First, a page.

Research facilitation and management for Newfoundland and Labrador's offshore industry
Lead PI: Dr. Ian Jordaan
Subject Category: Arctic and Harsh Environments
Start Date: Aug 2005
End Date: Jul 2010
Institution / Organization: Memorial University
Memorial University's Ocean Engineering Research Centre (OERC)’s research team undertook this project in collaboration with the National Research Council of Canada's Institute for Ocean Technology (IOT) and industry partners. The project builds on a related undertaking - Ice Data Analysis and Mechanics for Design Load Estimation - funded by industry (Husky Energy, Petro-Canada, and Chevron Canada Resources), NRC, Petroleum Research and NSERC.
This project involved technical and practical considerations of petroleum exploration, examining how to minimize the risk of damage caused by icebergs. By studying the composition of ice, structural design, and creating models of iceberg impacts, the team noted that engineers are able to build ice-resistant structures to withstand certain loads. Another valuable aspect of the research was the incorporation of risk analysis and probability into the larger challenge of operating offshore structures in iceberg-busy waters.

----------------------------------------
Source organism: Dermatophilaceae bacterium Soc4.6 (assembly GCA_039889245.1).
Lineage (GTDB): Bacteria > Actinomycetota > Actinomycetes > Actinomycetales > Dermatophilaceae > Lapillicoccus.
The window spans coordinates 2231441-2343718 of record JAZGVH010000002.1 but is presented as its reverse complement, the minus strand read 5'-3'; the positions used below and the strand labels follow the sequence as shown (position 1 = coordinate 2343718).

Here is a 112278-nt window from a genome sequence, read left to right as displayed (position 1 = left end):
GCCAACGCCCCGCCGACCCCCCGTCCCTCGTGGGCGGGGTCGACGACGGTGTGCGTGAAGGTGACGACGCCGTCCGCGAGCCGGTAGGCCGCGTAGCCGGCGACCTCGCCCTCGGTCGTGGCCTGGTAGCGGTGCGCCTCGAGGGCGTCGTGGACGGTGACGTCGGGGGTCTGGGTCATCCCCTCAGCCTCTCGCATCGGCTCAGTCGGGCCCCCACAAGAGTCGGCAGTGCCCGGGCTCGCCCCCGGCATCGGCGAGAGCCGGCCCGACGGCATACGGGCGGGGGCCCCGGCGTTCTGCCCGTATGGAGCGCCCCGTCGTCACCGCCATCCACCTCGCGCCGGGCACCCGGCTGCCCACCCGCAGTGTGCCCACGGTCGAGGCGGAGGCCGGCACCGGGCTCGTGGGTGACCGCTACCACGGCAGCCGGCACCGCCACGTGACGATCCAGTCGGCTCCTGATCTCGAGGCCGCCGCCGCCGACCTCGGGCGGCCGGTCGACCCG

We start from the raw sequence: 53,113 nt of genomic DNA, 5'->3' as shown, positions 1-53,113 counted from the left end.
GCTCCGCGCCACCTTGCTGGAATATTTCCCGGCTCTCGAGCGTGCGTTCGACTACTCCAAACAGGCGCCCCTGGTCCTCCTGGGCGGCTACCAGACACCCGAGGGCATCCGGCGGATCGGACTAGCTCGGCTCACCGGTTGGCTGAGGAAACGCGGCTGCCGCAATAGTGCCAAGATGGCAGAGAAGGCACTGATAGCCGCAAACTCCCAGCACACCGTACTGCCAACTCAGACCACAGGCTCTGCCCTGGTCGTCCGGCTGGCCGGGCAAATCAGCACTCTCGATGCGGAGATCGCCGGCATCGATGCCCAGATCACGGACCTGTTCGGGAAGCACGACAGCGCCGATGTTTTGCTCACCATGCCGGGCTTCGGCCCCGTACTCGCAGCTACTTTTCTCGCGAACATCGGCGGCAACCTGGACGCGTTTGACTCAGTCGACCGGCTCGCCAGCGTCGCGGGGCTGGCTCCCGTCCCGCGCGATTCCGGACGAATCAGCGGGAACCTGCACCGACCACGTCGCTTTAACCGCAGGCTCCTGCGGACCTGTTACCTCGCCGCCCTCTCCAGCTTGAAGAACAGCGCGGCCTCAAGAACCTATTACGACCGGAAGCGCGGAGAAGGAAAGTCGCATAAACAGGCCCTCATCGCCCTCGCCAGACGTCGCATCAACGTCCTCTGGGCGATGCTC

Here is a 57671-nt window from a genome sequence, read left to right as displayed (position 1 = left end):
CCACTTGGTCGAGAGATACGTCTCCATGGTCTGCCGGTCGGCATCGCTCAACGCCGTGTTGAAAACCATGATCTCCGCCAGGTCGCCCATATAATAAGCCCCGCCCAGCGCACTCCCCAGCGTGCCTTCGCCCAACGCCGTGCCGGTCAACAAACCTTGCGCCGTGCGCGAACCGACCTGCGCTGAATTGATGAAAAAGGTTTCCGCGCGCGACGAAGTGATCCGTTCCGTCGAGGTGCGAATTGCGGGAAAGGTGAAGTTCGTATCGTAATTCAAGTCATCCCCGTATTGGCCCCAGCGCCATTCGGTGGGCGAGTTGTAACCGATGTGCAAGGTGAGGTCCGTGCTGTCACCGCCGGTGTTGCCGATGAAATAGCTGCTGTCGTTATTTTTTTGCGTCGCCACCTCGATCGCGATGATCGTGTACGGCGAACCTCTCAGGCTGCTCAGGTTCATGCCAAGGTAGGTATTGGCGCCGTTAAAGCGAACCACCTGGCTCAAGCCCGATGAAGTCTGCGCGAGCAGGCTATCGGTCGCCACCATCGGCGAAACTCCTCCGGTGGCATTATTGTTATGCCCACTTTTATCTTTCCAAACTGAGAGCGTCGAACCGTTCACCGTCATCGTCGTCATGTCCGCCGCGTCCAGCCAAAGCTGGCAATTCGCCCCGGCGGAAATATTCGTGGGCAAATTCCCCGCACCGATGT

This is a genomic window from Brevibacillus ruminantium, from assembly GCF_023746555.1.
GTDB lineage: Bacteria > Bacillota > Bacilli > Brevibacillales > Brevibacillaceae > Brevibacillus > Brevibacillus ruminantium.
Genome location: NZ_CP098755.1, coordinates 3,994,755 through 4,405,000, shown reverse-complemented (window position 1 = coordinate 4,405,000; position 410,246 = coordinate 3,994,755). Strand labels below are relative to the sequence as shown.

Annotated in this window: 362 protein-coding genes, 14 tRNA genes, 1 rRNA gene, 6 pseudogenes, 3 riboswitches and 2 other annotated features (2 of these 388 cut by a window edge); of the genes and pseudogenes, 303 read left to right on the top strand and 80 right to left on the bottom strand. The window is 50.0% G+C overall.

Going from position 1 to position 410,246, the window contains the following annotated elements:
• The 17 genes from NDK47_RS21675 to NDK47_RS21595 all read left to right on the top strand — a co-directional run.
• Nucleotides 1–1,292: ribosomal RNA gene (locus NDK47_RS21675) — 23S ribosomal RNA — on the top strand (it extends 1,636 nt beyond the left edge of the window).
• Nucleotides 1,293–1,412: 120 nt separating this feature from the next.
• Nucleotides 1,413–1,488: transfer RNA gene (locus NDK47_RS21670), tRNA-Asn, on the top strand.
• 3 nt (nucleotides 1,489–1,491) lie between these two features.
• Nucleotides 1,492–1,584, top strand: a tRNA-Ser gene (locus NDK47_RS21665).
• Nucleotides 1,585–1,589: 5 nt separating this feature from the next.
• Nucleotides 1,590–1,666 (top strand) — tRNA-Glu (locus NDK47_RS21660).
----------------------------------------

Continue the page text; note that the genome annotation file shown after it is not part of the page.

Research to date has helped provide a necessary first step towards defining the fundamental role played by such mechanical processes as ice crushing, spalling, fracture and damage on global load reduction, which is crucial to achieving the ultimate goal of a reduction in the amount of conservatism used in the design of offshore structures and vessels. The next phase of research involves a series of medium scale ice tank tests to further knowledge of how ice loads are transferred to structures and any scale-effect biases contained in the experimental data. In particular, the goal of understanding the scale effect is crucial to making improvements in the economical design of offshore structures.